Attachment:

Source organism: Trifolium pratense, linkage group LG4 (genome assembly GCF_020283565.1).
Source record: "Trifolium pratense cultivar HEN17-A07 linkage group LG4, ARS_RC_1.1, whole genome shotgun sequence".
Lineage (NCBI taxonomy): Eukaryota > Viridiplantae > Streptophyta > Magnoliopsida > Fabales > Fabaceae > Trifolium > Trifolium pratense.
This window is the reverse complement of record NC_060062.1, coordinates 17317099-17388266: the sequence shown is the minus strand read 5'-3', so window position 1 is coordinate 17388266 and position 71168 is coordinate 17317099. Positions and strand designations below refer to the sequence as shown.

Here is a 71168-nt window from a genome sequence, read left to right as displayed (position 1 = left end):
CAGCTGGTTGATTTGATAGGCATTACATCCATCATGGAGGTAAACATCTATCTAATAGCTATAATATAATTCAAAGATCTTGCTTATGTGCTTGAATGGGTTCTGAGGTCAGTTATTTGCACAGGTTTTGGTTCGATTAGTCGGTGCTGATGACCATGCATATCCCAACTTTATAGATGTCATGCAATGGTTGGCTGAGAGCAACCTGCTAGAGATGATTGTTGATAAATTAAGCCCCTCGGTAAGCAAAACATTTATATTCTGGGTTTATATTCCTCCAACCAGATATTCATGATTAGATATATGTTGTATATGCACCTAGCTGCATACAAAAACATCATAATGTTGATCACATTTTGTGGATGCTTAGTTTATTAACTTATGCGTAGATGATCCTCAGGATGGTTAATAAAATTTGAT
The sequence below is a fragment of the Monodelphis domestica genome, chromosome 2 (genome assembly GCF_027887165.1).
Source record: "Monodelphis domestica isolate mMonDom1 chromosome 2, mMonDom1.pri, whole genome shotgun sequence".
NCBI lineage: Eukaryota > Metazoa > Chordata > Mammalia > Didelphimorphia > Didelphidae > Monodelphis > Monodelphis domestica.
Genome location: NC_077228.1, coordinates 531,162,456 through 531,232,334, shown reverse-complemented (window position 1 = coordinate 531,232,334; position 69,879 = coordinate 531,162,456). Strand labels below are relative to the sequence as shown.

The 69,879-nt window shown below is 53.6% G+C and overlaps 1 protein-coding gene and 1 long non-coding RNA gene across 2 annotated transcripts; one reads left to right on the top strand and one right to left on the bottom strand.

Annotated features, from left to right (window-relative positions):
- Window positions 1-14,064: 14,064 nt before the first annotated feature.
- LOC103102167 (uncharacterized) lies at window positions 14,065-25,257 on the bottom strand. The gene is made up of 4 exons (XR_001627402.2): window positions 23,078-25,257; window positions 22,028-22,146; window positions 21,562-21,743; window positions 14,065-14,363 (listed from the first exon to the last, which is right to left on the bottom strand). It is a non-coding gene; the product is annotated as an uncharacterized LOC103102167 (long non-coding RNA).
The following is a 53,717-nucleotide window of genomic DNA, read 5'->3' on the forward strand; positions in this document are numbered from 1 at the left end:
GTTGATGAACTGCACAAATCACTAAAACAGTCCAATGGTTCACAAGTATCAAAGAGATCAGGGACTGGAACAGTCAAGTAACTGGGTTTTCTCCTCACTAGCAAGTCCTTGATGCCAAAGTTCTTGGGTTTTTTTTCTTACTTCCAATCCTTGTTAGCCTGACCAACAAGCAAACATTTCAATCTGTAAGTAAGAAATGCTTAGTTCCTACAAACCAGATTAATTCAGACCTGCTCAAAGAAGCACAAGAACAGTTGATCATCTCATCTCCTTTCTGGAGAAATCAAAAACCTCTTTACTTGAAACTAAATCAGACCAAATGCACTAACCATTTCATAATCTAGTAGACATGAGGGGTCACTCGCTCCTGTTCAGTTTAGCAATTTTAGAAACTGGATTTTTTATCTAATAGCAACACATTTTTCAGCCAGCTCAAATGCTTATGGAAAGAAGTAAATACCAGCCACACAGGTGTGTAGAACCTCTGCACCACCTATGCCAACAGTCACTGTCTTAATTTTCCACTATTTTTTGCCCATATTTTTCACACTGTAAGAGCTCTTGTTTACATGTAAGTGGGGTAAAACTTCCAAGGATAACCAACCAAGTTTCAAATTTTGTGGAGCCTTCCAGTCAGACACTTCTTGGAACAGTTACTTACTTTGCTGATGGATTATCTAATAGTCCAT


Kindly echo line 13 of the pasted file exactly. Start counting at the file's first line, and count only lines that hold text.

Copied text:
- Window positions 1-14,064: 14,064 nt before the first annotated feature.